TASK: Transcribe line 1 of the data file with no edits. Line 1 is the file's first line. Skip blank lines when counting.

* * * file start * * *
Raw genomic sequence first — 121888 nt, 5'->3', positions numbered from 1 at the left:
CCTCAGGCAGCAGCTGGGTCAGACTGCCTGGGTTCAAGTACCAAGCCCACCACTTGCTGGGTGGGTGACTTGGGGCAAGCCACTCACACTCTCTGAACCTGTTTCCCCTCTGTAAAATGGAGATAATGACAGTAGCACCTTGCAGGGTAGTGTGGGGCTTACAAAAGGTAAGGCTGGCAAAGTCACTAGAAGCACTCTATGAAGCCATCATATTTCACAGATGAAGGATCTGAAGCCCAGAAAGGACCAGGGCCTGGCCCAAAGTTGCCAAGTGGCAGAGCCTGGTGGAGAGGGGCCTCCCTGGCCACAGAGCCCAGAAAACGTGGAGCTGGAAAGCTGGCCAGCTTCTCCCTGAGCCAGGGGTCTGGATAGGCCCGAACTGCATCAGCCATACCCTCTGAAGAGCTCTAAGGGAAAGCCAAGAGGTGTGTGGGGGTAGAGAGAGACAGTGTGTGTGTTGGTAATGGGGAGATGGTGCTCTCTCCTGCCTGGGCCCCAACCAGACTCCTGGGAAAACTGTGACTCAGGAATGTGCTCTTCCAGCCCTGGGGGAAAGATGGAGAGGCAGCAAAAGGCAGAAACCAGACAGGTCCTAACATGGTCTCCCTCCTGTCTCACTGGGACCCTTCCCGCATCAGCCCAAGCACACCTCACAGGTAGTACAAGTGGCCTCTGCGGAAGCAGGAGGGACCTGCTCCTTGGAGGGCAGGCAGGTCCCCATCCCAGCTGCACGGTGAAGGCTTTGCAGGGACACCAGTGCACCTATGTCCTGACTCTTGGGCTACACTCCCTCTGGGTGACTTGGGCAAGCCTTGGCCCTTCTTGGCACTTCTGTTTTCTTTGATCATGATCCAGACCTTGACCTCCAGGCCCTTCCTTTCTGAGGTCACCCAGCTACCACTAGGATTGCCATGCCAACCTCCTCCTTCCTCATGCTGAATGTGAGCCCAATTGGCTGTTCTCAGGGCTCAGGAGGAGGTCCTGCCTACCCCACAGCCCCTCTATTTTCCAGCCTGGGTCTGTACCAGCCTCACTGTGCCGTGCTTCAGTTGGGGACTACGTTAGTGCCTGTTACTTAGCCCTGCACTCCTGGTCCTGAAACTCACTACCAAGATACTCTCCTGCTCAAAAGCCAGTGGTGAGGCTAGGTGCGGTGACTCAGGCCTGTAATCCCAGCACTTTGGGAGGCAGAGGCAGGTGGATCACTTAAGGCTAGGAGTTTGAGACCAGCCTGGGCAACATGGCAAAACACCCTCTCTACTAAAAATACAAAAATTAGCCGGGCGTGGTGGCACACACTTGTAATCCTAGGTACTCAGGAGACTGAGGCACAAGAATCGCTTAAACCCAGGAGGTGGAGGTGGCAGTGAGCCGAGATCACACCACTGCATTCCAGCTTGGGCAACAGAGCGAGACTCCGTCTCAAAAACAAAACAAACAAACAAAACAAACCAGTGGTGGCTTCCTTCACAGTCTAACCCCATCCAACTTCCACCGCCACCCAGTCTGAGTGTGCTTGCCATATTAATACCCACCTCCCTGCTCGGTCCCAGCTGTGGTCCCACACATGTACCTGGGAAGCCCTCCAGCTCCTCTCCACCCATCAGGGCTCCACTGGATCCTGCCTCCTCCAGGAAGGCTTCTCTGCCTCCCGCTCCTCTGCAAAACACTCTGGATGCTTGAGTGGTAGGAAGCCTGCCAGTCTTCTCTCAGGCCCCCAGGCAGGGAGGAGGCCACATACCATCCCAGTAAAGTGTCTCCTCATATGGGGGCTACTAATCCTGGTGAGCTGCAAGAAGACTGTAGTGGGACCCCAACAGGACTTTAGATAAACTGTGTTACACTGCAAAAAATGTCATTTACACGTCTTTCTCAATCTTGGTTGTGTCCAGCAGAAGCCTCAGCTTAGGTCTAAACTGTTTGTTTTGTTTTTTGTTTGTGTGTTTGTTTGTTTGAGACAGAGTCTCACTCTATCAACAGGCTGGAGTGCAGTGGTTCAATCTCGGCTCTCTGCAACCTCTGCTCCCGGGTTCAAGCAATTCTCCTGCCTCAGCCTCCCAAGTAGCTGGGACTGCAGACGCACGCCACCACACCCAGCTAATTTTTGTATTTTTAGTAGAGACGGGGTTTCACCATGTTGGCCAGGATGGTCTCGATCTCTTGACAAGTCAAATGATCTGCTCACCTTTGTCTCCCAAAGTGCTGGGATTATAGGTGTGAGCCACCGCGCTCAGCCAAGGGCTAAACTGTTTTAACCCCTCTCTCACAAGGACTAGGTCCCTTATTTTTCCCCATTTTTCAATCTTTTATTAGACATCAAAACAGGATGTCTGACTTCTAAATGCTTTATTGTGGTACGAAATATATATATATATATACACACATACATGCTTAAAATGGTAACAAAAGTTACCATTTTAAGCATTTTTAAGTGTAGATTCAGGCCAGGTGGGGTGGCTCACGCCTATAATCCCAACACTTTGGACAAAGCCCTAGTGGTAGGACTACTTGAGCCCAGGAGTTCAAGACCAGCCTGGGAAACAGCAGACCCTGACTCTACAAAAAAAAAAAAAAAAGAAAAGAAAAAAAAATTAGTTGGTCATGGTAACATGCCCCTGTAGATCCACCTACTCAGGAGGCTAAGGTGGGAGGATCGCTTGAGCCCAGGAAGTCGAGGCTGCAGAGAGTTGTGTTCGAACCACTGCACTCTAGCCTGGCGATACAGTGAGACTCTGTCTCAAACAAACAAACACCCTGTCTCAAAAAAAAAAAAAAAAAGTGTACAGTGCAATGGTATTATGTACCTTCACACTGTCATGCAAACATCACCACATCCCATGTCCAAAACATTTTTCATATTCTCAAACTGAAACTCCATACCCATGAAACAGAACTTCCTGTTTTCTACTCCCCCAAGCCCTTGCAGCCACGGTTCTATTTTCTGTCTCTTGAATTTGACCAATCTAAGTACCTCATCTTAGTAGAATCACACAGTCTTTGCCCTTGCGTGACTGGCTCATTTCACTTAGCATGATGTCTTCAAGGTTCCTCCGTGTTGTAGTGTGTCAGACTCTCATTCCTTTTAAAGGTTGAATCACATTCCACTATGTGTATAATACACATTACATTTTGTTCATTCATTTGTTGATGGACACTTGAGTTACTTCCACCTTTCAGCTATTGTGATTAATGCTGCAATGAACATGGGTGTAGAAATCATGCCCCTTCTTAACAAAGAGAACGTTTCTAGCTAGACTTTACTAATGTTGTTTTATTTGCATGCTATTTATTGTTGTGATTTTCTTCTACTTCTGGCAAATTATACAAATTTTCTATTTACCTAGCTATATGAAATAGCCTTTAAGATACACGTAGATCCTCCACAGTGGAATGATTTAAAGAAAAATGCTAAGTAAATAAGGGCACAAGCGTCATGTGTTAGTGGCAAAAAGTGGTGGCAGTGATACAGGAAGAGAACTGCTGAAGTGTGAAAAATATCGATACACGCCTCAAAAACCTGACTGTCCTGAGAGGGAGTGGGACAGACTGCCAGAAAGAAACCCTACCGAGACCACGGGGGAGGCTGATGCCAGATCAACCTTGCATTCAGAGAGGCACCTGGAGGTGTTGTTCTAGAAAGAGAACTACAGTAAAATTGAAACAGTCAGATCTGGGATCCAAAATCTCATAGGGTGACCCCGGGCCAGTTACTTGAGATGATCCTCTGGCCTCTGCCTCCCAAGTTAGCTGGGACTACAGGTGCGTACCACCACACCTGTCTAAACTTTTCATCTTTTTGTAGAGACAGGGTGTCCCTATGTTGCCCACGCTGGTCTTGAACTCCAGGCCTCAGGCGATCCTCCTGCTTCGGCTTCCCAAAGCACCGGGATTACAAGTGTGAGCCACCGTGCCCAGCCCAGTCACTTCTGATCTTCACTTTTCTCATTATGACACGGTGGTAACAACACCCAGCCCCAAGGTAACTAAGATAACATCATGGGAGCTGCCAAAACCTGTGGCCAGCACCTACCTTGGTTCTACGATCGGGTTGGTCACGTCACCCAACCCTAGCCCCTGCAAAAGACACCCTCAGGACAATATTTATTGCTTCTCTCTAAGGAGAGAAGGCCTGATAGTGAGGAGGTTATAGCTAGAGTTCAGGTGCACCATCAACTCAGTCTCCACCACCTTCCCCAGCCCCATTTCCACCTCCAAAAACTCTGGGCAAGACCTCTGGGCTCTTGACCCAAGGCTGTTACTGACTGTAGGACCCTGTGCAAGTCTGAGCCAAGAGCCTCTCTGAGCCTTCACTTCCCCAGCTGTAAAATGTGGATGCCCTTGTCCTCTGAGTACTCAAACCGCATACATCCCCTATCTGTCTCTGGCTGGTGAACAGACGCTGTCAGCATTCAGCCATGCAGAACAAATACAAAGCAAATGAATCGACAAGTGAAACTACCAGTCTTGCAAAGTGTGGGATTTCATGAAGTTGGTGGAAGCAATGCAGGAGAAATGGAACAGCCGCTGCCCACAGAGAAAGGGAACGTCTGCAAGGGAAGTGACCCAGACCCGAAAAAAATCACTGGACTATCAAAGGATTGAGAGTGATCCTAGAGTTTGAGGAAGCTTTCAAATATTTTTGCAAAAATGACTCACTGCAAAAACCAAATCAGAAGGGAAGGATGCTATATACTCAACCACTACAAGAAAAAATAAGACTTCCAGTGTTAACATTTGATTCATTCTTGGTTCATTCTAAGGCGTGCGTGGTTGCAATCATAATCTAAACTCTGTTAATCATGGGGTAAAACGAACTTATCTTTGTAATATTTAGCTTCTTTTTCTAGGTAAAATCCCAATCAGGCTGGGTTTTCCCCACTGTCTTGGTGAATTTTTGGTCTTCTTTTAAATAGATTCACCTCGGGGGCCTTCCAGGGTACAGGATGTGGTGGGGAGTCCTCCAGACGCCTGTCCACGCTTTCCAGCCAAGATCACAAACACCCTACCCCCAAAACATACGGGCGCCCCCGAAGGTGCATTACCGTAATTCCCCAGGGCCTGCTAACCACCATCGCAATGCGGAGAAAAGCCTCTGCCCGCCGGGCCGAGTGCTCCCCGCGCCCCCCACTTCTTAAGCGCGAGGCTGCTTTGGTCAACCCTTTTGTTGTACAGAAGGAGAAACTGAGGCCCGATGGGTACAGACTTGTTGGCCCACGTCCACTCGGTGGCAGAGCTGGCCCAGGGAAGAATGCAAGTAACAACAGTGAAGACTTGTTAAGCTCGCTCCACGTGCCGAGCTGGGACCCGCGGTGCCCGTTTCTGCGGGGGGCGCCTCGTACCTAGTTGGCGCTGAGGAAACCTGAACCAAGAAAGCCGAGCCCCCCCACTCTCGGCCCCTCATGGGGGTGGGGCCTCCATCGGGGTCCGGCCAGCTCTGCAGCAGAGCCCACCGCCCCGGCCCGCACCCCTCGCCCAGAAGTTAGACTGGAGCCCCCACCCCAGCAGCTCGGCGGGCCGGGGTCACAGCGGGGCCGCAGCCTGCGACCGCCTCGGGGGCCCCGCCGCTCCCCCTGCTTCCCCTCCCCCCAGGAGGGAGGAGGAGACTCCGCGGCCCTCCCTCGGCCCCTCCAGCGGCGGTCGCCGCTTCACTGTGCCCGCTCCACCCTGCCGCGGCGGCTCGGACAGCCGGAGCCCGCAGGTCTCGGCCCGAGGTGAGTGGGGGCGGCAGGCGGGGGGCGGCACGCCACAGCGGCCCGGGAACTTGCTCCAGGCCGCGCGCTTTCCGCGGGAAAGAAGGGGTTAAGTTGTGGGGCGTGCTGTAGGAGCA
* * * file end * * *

Raw genomic sequence first — 121888 nt, 5'->3', positions numbered from 1 at the left: